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By 1900, the South's judicial system had been wholly reconfigured to make one of its primary purposes the coercion of African Americans to comply with the social customs and labor demands of whites. It was not coincidental that 1901 also marked the final full disenfranchisement of nearly all blacks throughout the South. Sentences were handed down by provincial judges, local mayors, and justices of the peace—often men in the employ of the white business owners who relied on the forced labor produced by the judgments. Dockets and trial records were inconsistently maintained. Attorneys were rarely involved on the side of blacks. Revenues from the neo-slavery poured the equivalent of tens of millions of dollars into the treasuries of Alabama, Mississippi, Louisiana, Georgia, Florida, Texas, North Carolina, and South Carolina—where more than 75 percent of the black population in the United States then lived.|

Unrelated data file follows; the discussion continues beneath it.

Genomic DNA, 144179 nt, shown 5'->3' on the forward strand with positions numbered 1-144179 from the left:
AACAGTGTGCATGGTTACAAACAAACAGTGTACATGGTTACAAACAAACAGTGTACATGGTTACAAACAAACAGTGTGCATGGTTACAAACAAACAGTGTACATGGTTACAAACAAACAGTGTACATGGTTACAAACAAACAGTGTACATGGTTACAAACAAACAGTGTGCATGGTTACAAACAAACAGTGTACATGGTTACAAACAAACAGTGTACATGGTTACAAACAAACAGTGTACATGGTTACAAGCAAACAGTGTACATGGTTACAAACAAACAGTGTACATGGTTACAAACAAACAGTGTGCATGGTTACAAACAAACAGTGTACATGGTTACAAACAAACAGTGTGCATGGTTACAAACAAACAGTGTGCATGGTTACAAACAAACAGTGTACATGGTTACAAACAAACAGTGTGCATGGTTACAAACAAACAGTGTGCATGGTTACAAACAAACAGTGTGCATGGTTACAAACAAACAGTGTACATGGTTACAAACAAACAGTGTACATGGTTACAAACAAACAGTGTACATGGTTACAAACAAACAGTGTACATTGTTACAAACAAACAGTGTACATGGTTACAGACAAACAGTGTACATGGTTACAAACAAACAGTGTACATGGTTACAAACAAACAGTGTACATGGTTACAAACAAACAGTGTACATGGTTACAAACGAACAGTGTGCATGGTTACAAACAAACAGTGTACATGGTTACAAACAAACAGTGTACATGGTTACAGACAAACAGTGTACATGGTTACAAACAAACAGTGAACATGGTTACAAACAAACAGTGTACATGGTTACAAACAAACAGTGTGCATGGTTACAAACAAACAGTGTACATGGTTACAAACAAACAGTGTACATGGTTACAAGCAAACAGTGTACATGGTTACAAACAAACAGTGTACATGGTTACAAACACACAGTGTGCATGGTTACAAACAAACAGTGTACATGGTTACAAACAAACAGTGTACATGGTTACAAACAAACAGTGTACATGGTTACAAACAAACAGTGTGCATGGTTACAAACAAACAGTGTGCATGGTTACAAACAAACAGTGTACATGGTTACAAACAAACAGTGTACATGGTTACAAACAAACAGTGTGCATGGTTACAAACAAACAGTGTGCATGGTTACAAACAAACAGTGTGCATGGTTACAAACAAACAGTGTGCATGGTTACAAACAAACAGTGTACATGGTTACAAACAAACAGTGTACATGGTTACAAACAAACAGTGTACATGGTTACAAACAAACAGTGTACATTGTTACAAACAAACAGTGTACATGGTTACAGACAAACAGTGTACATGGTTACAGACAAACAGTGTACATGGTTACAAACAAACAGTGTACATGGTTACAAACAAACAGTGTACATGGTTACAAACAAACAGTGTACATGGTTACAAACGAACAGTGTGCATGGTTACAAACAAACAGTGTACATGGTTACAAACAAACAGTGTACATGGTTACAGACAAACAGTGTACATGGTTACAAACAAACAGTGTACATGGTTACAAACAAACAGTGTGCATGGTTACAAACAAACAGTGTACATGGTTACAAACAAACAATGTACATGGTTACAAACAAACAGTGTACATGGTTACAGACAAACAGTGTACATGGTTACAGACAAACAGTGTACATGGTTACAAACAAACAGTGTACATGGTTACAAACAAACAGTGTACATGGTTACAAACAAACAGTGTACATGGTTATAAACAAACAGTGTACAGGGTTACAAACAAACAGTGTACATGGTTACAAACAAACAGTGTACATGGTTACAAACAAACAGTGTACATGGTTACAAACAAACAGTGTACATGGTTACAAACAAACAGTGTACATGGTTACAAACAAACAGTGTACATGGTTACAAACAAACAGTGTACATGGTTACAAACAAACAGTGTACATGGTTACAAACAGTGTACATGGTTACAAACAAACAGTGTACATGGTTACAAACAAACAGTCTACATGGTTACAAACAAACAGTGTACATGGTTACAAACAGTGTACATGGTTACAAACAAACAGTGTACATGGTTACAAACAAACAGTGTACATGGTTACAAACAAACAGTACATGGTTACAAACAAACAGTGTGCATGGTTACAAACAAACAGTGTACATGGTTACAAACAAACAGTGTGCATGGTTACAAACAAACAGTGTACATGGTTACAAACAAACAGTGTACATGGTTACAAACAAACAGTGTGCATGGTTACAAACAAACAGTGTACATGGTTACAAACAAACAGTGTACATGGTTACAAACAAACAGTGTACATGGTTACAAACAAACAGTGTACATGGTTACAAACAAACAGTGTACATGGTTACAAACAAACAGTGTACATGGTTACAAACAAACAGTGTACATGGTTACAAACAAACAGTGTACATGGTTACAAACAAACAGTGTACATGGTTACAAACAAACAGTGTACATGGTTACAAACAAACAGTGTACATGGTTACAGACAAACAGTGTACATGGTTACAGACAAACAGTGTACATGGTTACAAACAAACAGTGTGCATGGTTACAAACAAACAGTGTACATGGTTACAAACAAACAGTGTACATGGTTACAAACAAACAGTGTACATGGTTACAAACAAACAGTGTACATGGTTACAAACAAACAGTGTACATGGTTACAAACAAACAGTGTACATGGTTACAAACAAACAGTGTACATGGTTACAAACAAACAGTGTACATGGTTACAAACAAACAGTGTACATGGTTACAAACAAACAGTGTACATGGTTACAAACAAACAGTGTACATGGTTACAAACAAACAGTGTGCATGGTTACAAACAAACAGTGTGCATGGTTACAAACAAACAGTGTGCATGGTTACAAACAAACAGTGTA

It also became apparent how inextricably this quasi-slavery of the twentieth century was rooted in the nascent industrial slavery that had begun to flourish in the last years before the Civil War. The same men who built railroads with thousands of slaves and proselytized for the use of slaves in southern factories and mines in the 1850s were also the first to employ forced African American labor in the 1870s. The South's highly evolved system and customs of leasing slaves from one farm or factory to the next, bartering for the cost of slaves, and wholesaling and retailing of slaves regenerated itself around convict leasing in the 1870s and 1880s. The brutal forms of physical punishment employed against "prisoners" in 1910 were the same as those used against "slaves" in 1840. The anger and desperation of southern whites that allowed such outrages in 1920 were rooted in the chaos and bitterness of 1866. These were the tendrils of the unilateral new racial compact that suffocated the aspirations for freedom among millions of American blacks as they approached the beginning of the twentieth century. I began to understand that an explicable account of the neo-slavery endured by Green Cottenham must begin much earlier than even the Civil War, and would extend far beyond the end of his life.